If you're seeing undesirable behavior in your dog and you suspect he needs more exercise, try that first to see if the problem goes away. If it doesn't, the next step is to make an appointment with your veterinarian to make sure there isn't an underlying medical issue that is contributing to the behavior.

naughty dog

Winnie seems withdrawn

Sadly, some dogs, instead of drawing attention to themselves, become socially inhibited when they aren't getting enough exercise and playtime. This can take the form of a decrease in interaction with other family members, or choosing to isolate themselves in their crate or another room.

If your normally social dog suddenly isn't, consider the possibility that she needs more physical activity. In addition, it's a good idea to make an appointment with your veterinarian to rule out a painful condition or some other physical cause for the change in her behavior.

Rocky is reluctant to run or play

Dogs who don't get daily opportunities to move their bodies can get stiff and creaky just like we do, and lack the stamina for aerobic exercise or long play sessions. If your dog is out of shape, don't jump into a strenuous exercise program right away. Take it slow, allowing his muscles, joints and tendons to gradually return to good condition.

If the situation doesn't seem to be improving after a couple of weeks or you notice he's having trouble doing things he should be able to do, like climb stairs or jump into your car, make an appointment with your veterinarian, as your dog could be dealing with a painful condition that won't improve with exercise alone.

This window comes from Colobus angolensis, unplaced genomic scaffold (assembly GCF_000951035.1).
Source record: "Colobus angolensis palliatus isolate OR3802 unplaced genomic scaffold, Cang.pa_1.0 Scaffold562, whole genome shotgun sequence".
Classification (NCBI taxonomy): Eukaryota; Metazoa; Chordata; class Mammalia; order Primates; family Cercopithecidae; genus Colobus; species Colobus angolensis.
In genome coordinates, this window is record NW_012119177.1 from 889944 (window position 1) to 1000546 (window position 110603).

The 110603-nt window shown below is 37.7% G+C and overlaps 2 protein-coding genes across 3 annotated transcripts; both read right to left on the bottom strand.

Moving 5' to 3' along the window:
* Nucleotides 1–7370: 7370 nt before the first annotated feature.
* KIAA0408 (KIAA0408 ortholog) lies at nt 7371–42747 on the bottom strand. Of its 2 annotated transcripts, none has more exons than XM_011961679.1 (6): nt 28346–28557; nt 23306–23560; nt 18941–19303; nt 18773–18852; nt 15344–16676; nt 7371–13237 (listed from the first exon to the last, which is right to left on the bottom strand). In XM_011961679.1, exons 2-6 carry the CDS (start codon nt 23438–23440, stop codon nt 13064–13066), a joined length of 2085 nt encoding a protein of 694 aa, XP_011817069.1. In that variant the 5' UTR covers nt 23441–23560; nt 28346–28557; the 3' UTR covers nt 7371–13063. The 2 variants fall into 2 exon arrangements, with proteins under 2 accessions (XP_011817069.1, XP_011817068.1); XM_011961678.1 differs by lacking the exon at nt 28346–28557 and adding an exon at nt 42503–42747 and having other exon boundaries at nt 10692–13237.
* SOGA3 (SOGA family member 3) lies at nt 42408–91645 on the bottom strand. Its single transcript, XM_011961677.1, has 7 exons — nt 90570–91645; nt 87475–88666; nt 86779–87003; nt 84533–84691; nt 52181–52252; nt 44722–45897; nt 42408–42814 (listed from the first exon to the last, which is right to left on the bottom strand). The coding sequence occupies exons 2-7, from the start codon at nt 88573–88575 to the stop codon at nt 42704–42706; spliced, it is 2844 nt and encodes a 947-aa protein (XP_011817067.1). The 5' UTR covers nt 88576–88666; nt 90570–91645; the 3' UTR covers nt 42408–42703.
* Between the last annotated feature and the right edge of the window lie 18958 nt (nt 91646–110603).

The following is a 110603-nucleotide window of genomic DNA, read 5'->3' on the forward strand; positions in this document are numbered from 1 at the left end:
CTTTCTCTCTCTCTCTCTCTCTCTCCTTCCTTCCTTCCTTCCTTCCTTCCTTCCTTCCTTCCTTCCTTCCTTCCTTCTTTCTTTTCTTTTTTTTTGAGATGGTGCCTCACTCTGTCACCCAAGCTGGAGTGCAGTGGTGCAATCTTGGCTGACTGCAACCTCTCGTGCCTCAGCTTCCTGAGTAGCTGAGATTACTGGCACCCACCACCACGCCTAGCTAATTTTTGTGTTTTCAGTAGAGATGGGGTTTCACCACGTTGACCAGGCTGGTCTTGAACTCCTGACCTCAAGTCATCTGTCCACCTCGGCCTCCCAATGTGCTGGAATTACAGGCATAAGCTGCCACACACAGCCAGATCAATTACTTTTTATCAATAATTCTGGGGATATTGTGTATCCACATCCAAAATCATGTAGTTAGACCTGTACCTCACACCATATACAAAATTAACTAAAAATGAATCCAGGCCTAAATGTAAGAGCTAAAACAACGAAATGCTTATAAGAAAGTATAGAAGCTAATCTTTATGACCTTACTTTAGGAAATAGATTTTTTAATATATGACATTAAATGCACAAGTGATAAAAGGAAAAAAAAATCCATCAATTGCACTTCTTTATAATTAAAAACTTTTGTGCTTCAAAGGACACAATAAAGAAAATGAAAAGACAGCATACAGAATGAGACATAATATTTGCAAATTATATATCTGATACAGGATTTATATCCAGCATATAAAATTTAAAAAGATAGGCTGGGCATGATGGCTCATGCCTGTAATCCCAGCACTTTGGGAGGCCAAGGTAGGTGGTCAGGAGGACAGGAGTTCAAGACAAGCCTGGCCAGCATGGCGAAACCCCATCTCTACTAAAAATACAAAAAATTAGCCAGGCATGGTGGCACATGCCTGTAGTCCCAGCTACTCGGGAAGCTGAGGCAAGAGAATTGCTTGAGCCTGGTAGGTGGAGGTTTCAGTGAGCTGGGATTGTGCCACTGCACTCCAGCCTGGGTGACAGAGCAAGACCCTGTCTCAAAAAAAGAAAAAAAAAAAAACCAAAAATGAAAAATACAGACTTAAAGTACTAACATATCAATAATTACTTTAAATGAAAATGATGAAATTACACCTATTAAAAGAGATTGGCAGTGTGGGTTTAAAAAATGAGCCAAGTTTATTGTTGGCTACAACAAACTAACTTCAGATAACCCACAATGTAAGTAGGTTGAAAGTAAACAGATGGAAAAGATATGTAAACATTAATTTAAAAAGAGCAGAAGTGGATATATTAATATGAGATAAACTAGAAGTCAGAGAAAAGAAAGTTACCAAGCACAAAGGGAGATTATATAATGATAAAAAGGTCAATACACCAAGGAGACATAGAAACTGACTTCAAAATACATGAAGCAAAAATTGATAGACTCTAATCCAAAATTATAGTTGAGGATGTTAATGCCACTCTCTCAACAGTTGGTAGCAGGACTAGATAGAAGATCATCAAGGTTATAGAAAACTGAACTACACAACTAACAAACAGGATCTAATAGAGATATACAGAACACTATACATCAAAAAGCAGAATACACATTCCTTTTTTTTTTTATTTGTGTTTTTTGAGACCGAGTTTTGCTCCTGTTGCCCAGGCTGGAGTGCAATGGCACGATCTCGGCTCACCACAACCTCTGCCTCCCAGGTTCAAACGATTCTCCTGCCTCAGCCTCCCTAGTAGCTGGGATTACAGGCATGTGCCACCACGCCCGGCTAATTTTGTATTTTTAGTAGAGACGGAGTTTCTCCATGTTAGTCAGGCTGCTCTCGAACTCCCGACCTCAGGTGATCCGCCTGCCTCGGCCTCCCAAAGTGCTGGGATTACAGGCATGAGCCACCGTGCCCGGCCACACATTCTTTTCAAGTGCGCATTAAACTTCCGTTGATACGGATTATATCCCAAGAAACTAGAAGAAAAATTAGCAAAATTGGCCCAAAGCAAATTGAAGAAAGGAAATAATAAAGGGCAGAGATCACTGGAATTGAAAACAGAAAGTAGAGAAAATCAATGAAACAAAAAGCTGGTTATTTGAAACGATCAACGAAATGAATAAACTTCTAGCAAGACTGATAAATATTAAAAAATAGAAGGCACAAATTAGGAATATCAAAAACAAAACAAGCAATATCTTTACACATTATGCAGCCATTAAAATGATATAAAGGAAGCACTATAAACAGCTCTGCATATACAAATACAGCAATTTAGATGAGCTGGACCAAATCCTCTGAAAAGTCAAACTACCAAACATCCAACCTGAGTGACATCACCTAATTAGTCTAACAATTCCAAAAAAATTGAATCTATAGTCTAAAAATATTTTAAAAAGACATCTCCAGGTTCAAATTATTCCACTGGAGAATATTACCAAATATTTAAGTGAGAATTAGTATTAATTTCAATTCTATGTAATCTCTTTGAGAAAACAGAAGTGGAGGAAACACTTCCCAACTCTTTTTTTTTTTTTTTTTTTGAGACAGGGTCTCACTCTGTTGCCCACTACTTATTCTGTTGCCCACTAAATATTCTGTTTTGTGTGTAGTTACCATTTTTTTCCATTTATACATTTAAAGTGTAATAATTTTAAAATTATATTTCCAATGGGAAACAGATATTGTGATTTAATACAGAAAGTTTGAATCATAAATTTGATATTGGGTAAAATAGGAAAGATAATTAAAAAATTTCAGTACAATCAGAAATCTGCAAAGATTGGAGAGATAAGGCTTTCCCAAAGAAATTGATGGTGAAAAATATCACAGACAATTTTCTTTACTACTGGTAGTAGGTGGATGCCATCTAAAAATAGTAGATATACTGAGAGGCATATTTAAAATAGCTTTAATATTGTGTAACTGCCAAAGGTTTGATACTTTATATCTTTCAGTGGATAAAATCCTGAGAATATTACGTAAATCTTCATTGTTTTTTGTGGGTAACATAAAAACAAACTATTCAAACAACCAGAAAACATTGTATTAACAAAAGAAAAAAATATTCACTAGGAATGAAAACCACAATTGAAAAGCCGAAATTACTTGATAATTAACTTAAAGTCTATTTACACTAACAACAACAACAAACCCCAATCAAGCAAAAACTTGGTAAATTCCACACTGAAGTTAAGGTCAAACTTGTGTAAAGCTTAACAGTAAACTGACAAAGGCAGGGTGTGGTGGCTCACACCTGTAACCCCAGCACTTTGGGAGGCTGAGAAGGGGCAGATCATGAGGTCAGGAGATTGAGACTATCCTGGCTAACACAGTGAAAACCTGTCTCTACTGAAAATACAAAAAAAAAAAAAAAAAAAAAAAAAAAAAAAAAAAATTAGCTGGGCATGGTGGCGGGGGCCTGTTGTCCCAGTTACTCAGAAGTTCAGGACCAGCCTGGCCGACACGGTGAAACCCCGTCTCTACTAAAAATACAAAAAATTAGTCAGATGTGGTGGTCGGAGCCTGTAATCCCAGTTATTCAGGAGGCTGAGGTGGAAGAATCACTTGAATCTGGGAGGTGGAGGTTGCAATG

Angel is an attention hound

Some more persistent dogs will do whatever it takes to get their owner's attention in the hopes they'll get to go for a walk or to the dog park. These attention-seeking behaviors include barking, whining, pacing, spinning in circles, tail-chasing, carrying the leash in their mouth, and running or standing at the door.

Why You and Your Dog Should Exercise Together

Physical exercise helps keep your canine companion's heart, lungs, joints, and digestive and circulatory systems in good working order. It also helps him stay trim and burn off energy.

It's really no joke that "a tired dog is a good dog." Under-exercised, bored dogs are prime candidates for developing undesirable habits and behaviors, as well as anxiety. One way to help your four-legged family member get moving is to take her on a variety of different types of walks:

  • There are purposeful walks that are typically short, for example, when you take your dog out to her potty spot.
  • There are mentally stimulating walks during which you allow your dog to stop, sniff, investigate, mark a spot and so forth. Dogs accumulate knowledge about the world through their noses. Most leashed dogs don't get to spend as much time sniffing and investigating as they would like, so allowing your pet some time to explore is good mental stimulation for him.
  • There are power walks that keep your dog's frame strong, his weight in check, and help alleviate arthritis and other degenerative joint diseases. Exercise consistency is key. Your dog needs to exercise every three days at a minimum to maintain muscle tone and prevent muscle wasting. It's also important to elevate her heart rate for 20 minutes during exercise. If your dog is out of shape, you'll need to start slow and build gradually to 20 minutes per session.
  • There are training walks that can be about improving leash manners, learning basic or advanced obedience commands, ongoing socialization, or anything else you can think of that can be done on a leashed walk. Ongoing training throughout your dog's life is a great way to keep his faculties sharp and boredom at bay. It's also a wonderful way to strengthen the bond between you and your pet.